The fill() method changes all the elements in an array to a static value, from a start index (default 0) to an end index (default array.length). The updates will happen in place and will return a advertence to the same array.

Definition:

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Examples:

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includes()

The includes() method determines whether an array includes a assertive value among its entries, abiding true or false. Note that the method includes() is case-sensitive when comparing strings and characters.

Definition:

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Examples:

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reverse()

The reverse() method reverses an array in place. By abandoning we mean that the action will alter the elements of the array, the first aspect will become the last, and the last the first element. This operation will mutate the aboriginal array and return a advertence to the same.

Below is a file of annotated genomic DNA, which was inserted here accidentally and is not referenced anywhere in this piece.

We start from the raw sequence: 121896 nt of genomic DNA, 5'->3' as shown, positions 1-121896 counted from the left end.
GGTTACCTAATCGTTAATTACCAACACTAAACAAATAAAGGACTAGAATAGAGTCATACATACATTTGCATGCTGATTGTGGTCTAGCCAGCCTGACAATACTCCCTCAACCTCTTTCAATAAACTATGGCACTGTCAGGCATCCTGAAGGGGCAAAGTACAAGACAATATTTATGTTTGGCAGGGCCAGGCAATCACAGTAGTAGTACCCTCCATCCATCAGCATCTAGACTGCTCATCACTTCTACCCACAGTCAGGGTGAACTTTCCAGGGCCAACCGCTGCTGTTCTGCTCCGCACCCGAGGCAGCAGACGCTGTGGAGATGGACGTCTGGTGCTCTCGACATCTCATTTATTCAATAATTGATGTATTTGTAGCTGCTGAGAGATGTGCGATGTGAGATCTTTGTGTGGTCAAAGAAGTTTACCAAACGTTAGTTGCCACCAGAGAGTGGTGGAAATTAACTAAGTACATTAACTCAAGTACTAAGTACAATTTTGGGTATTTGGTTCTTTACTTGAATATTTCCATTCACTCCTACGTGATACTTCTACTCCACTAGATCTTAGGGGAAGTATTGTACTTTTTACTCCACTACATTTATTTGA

Definition:

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Examples:

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flatMap()

The flatMap() method applies a action to each aspect of the array and then abrade the result into an array. It combines flat() and map() in one function.

Definition:

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Example:

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Summary

JavaScript arrays come with some great methods that can abridge our development efforts. Knowing them can save us time and, in some cases, even boost the achievement of our code. I hope that today you abstruse some new array methods, or active old concepts that you can use for your next project.